Plants to be aware of are poinsettia which can cause drooling, oral pain, and vomiting; and mistletoe which causes vomiting, labored breathing, shock, and death from cardiovascular collapse. If your pet eats the needles from a real or fake tree, they can get intestinal blockage.
Christmas trees are tempting to pets. Secure large trees to the wall to prevent tipping, or consider a smaller tree that can fit on a table top. Fasten all your tree decorations securely, with the more fragile ones towards the top. Avoid tinsel which is attractive to cats, but can cause intestinal blockage if ingested. Make sure that cords are covered or tucked out of reach; more cords mean more to chew on, and this can lead to electrocution. Display candles on high shelves so your pet does not get singed or burned.
You may think the devil (or angel) costume is particularly fitting for your pet at Halloween, but unless you know your pet loves it, refrain from dressing him up. This includes dressing him like Santa or a Reindeer later on. Costumes can restrict movement or get caught and harm your pet. A festive collar and/or leash is safer and easier to use, and you can use them year after year without your pet outgrowing them.
Left over Halloween candy should be put up in a cupboard or refrigerator. Secure your garbage in bins with tight lids, especially if you have thrown away any food. Tin foil with food remnants looks like a treat to dogs; they can chew up holiday throwaways which can result in intestinal perforation and/or obstruction.
Return paper and other gift wrapping materials to their storage places after gift wrapping is finished. Put away children's toys after they are opened. Ingested toys can cause choking and intestinal blockage, and must usually be removed through surgery. Gifts that come in the mail are always a nice surprise, but if any of them contain food, your pet will know before you open it. Dogs have been known to tear into packages when they smell food.
If you want to take your pet with you when visiting friends and relatives during the holidays, be sure to contact them in advance to find out if your pet is welcome. The safest way to transport pets is to have them ride in a crate in the car. Give them their favorite toys or treats to occupy the time. Stop for breaks every hour or two to stretch their legs and potty. When you do get out of the car, keep him on a leash, even if you don’t normally do so. It is easy to get lost in an unfamiliar area if he runs off. Make sure all vaccines and health issues are up-to-date. Bring an extra day or two worth of any medicine in case you are delayed. Keep a collar and tag on your pet. Write your phone number on the collar with a permanent marker, in case the tag falls off. It’s a good idea to include your number and the number of where you will be staying. Microchips are great because you don’t have to worry about them being lost.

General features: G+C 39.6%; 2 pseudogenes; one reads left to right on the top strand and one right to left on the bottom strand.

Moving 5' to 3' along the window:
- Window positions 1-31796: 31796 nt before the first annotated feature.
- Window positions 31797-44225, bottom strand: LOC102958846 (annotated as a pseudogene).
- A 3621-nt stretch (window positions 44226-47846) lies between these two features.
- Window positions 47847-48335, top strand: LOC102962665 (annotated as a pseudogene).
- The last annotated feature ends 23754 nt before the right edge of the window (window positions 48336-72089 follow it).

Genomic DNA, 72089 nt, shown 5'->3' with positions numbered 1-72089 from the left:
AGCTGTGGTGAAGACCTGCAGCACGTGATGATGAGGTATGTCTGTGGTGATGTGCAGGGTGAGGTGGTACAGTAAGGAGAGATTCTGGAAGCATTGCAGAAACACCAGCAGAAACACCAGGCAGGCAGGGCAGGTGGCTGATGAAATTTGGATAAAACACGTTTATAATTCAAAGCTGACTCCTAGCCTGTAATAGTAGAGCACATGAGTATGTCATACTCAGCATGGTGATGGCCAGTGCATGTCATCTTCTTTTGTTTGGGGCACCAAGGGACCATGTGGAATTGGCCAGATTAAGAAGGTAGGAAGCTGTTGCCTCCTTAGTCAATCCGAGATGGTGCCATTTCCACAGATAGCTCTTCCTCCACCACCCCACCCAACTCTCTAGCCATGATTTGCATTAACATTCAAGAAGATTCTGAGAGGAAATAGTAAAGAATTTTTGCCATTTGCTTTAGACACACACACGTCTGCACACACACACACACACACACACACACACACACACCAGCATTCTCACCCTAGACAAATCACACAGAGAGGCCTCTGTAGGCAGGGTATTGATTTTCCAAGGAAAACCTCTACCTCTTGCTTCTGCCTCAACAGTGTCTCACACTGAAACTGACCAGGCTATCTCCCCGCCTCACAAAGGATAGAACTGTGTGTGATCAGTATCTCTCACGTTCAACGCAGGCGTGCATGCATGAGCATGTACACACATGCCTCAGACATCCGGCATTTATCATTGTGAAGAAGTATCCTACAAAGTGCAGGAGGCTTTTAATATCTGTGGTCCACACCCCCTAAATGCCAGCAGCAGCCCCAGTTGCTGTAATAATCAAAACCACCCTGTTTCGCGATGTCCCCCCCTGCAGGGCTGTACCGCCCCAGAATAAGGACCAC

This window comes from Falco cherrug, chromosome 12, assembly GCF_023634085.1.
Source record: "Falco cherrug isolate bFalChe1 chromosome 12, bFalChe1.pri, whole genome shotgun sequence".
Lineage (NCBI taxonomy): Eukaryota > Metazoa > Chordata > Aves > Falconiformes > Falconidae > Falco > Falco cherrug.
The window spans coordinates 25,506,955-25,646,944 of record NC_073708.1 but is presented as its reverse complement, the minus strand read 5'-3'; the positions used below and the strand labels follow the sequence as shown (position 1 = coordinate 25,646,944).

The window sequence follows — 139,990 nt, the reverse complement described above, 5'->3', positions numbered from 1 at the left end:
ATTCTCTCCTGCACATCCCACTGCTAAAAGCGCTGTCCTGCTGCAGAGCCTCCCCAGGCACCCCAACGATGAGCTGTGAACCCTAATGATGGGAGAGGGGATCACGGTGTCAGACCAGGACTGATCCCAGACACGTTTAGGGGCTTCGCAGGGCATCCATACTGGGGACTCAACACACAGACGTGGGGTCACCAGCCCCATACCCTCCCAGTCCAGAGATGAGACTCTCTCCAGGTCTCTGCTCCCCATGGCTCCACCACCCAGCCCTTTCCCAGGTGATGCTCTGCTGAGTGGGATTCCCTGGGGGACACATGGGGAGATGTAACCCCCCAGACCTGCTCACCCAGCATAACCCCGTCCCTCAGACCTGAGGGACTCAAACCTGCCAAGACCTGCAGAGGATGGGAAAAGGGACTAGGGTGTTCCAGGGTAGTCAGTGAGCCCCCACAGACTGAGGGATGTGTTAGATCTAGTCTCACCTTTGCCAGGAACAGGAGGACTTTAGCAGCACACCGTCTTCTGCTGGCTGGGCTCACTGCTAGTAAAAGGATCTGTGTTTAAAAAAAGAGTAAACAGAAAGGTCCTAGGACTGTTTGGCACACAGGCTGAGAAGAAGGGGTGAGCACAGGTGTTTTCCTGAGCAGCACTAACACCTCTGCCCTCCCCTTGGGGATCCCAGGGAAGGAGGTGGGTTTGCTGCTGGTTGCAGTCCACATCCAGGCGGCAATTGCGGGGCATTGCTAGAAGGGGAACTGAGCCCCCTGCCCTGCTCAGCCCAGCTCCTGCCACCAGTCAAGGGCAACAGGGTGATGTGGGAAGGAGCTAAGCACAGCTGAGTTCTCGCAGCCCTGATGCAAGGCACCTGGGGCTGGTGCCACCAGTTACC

If you are not taking your pet with you, you need to decide if you want to put him in a kennel or hire a sitter. This site can help your decision: www.canismajor.com/dog/choseken.html .
Christmas and the first night of Hanukkah are not appropriate times for introducing an animal to his or her new home. The pet will be thrown into a hectic situation; there is usually too much activity for an animal to feel comfortable in his new home. With all the excitement of the holidays, people tend to forget that there is a ten to twenty year commitment involved in caring for a companion animal. Before obtaining a pet, the entire family should be consulted. All adults living in the household should meet and spend time with the new pet before adopting a companion dog or cat. Some solutions are to “virtually” adopt a pet as the gift (sponsor the pet), then go get a real one later. Or, buy a gift certificate to the shelter and give a leash and collar, bowls, toys, and other necessities as the gift to open. Then when life returns back to normal, go as a family to pick your new member.